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• Level: GCSE
• Subject: Maths
• Word count: 2796

# IQ Investigation

Extracts from this document...

Introduction

Natalie Mansell                Mayfield High Maths Coursework

Mayfield High Maths

Coursework

I am investigating around data about a school called Mayfield High. Mayfield High is a database of secondary data and I will be using only the Key Stage 3 pieces of data. I am doing this investigation so that I can find links between different aspects of secondary school pupils, and create charts and graphs to show the patterns that I have found.

I am going to look at a database on excel. I will then take a stratified sample of years 7, 8 and 9, depending on my sample size I have chosen to be 60 (because I think that it is a viable size).

After I have worked out my stratified sample I will give each member of each year group a unique number and use random number tables to choose my final sample so that my sample is an unbiased one, giving no special interest to any specific data in particular.

I believe that the more people watch TV, the lower their IQ should be. I also believe that the further people go up the school, the higher their IQ should be and that girls are generally cleverer than boys throughout Key Stage 3. I also believe that there may be a relationship between people’s IQ and the amount of time they watch TV and that the relationship between IQ and TV shows a higher correlation as you move up the school.

Middle

97

17

17

6

11

121

∑ = 1597

Spearman’s Rank = 1 - 6

n(n²-1)

Spearman’s Rank = 1 - 6

20(20²-1)

Spearman’s Rank = 1 - 6

7980

Spearman’s Rank = 1 – 9582

7980

Spearman’s Rank = 1 – 1.2

Spearman’s Rank = - 0.2. Similar to year 7, this also shows a very weak correlation between the two areas, IQ and amount of time spent watching TV. This also adds to my scatter diagram analysis, as this year 8 sample proves to have a higher correlation than the year 7 sample. This now adds to my hypothesis, as it proves there may be a possibility that the correlation between TV and IQ becomes greater as you get older.

YEAR 9

 IQ Average No. of hours spent watching T.V. Spearman’s Rank Hours Rank D (S Rank – H Rank) D² 106 4 6 17 -11 121 108 10 4 13 -9 81 107 7 5 15 -10 100 112 4 2 17 -15 225 102 14 11 7 4 16 92 42 14 1 13 169 69 25 19 3 16 256 101 3 12 19 -7 49 78 21 18 5 13 169 103 14 9 7 2 4 88 11 16 11 5 25 120 8 1 14 -13 169 90 12 15 10 5 25 104 42 7 1 6 36 79 14 17 7 10 100 97 24 13 4 9 81 104 6 7 16 -9 81 103 10.5 9 12 -3 9 110 16 3 6 -3 9

∑ = 1531

Spearman’s Rank = 1 - 6

n(n²-1)

Spearman’s Rank = 1 - 6

19(19²-1)

Spearman’s Rank = 1 - 6

6840

Spearman’s Rank = 1 – 9186

6840

Spearman’s Rank = 0.34. This shows a reasonable correlation between IQ and TV in year 9 pupils. This backs up my scatter diagram analysis and proves my hypothesis that the relationship between the 2 areas gets stronger as you move up the school.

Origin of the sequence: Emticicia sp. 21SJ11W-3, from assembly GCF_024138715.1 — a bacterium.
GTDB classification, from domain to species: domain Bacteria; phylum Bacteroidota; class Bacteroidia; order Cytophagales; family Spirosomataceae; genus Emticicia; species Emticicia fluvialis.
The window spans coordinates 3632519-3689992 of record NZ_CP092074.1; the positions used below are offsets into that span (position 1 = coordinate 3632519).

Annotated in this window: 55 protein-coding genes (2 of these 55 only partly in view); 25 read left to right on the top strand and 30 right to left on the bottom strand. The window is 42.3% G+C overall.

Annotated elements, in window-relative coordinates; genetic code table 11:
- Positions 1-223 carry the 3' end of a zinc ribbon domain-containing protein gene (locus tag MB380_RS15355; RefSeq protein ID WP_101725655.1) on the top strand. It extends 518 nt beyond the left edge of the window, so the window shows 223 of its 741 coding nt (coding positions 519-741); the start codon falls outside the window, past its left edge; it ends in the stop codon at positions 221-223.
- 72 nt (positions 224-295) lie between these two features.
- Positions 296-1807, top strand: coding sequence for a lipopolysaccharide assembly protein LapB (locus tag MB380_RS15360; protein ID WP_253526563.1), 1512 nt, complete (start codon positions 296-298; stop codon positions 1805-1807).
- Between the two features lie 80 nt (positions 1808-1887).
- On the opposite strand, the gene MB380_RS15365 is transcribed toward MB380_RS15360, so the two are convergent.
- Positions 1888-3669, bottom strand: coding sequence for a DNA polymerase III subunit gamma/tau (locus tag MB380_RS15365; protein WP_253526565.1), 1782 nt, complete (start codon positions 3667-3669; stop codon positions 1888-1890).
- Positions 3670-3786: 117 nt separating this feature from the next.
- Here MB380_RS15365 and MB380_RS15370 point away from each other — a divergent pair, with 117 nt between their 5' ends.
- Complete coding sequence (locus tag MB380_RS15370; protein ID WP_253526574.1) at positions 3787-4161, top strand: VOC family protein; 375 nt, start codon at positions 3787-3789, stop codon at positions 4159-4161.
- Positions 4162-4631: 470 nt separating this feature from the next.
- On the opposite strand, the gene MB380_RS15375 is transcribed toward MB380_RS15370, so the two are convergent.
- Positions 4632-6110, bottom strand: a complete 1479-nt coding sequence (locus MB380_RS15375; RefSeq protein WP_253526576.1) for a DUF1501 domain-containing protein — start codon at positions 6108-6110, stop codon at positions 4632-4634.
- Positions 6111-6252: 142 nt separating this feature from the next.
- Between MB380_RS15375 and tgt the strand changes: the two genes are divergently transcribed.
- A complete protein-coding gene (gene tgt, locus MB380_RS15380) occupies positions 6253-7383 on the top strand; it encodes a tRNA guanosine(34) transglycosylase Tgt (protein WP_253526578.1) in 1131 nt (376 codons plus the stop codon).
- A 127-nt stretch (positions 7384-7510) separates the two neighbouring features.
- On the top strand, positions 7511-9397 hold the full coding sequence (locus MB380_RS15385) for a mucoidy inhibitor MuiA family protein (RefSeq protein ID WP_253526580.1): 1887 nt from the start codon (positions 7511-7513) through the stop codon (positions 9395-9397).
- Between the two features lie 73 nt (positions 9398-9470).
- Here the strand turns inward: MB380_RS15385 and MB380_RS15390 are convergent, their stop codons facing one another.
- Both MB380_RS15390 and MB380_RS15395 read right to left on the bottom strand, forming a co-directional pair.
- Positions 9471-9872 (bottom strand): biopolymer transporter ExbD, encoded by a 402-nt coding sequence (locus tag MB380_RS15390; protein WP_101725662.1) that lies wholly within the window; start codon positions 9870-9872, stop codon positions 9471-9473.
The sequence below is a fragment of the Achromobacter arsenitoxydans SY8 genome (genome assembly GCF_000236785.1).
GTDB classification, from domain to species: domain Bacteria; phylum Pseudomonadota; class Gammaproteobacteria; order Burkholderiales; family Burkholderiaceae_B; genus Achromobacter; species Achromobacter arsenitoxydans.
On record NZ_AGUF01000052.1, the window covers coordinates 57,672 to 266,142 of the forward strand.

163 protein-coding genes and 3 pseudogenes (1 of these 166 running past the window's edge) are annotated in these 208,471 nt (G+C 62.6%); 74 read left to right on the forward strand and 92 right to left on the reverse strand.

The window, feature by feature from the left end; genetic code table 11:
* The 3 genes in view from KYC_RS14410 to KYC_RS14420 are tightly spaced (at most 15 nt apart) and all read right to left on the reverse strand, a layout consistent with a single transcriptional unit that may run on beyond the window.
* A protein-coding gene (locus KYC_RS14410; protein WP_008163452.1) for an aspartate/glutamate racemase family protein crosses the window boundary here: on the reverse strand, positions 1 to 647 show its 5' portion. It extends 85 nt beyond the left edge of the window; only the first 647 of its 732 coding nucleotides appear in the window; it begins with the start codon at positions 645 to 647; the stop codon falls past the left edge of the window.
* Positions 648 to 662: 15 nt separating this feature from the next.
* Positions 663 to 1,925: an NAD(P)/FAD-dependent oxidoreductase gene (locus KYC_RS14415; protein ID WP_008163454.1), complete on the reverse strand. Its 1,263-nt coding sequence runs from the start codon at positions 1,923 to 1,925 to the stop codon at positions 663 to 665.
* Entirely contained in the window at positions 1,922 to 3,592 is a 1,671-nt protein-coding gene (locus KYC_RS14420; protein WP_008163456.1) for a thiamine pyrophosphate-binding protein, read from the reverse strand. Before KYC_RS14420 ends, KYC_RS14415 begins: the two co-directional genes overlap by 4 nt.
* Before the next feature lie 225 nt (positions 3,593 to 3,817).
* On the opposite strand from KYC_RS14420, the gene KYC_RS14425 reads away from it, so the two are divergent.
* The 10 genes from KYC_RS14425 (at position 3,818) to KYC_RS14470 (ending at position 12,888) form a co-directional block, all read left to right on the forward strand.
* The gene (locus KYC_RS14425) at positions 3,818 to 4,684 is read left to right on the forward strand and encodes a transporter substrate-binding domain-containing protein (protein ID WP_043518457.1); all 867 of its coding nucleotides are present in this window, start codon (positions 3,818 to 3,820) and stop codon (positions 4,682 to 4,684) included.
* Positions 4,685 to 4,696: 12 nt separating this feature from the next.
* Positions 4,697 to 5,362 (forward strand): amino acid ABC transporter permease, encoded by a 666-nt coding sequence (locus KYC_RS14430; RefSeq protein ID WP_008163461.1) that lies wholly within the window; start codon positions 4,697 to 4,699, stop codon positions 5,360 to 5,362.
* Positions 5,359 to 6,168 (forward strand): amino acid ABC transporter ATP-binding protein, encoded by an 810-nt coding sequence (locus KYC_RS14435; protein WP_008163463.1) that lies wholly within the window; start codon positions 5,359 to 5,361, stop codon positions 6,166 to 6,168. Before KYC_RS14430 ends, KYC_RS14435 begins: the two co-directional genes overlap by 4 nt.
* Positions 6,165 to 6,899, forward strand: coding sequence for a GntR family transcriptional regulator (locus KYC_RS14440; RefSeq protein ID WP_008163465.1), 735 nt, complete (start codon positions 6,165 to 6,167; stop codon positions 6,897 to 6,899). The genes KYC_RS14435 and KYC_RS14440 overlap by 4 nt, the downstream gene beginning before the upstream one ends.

For each set of information for years 7, 8 and 9 I then totalled all of the pieces of data and divided by the number of pieces to get the mean. All means are to 1 decimal place. I will now use the tables to perform standard deviation for each year group on Amount of time spent watching TV to find out how spread out the data is.

YEAR 7

 MALES FEMALES Number Average hours spent watching T.V. IQ Average hours spent watching T.V. IQ 1 7 109 12 94 2 20 101 13 106 3 8 72 14 110 4 50 107 18 113 5 12 103 10 103 6 23 108 14 101 7 20 74 21 84 8 14 96 18 116 9 6 100 24 100 10 11 97 25 108 11 7 100 ∑ 171 967 176 1135 MEAN 17.1 96.7 16.0 103.2

YEAR 8

 MALES FEMALES Number Average hours spent watching T.V. IQ Average hours spent watching T.V. IQ 1 15 103 18 99 2 25 97 28 102 3 10 100 10 100 4 7 112 7 114 5 2 114 13 94 6 9 101 12 109 7 15 117 14 87 8 15 107 14 101 9 19 126 10 8 100 11 21 106 12 17 97 ∑ 163 1280 116 806 MEAN 13.6 106.7 14.5 100.8

Conclusion

 MALES Average hours spent watching T.V. X - mean (X – mean)² 15 1.4 1.96 25 11.4 129.96 10 - 3.6 12.96 7 - 6.6 43.56 2 - 11.6 134.56 9 - 4.6 21.16 15 1.4 1.96 15 1.4 1.96 19 5.4 29.16 8 - 5.6 31.36 21 7.4 54.76 17 3.4 11.56 163 (total) 474.92 13.6 (mean)
 FEMALES Average hours spent watching T.V. X - mean (X – mean)² 18 3.5 12.25 28 13.5 182.25 10 - 4.5 20.25 7 - 7.5 56.25 13 - 1.5 2.25 12 - 2.5 6.25 14 - 0.5 0.25 14 - 0.5 0.25 116 (total) 280 14.5 (mean)

This standard deviation has shown me a value higher for year 8 males than year 8 females, disproving my analysis of my histogram for the sample I chose. (The higher the standard deviation the more spread out the data is). So, in all 3 year groups the data is more spread out and varied in males than in females.

In this investigation I have found out that in years 7, 8 and 9 the IQ is more spread out for males and that the females’ IQs are closer together. I have also found that there is no strong correlation in either of the 3 year groups between Amount of time spent watching TV and IQ. I have found that generally in years 7, 8 and 9 girls are more intelligent than boys. I disproved one of my hypotheses because I found that there was no great correlation between IQ and TV in any year group. I proved another of my hypotheses in that I found girls were generally more intelligent than boys throughout Key Stage 3. Overall, some of my hypotheses were proven in this investigation, and some were not – but they were all either proven or unproven by my statistical analysis.

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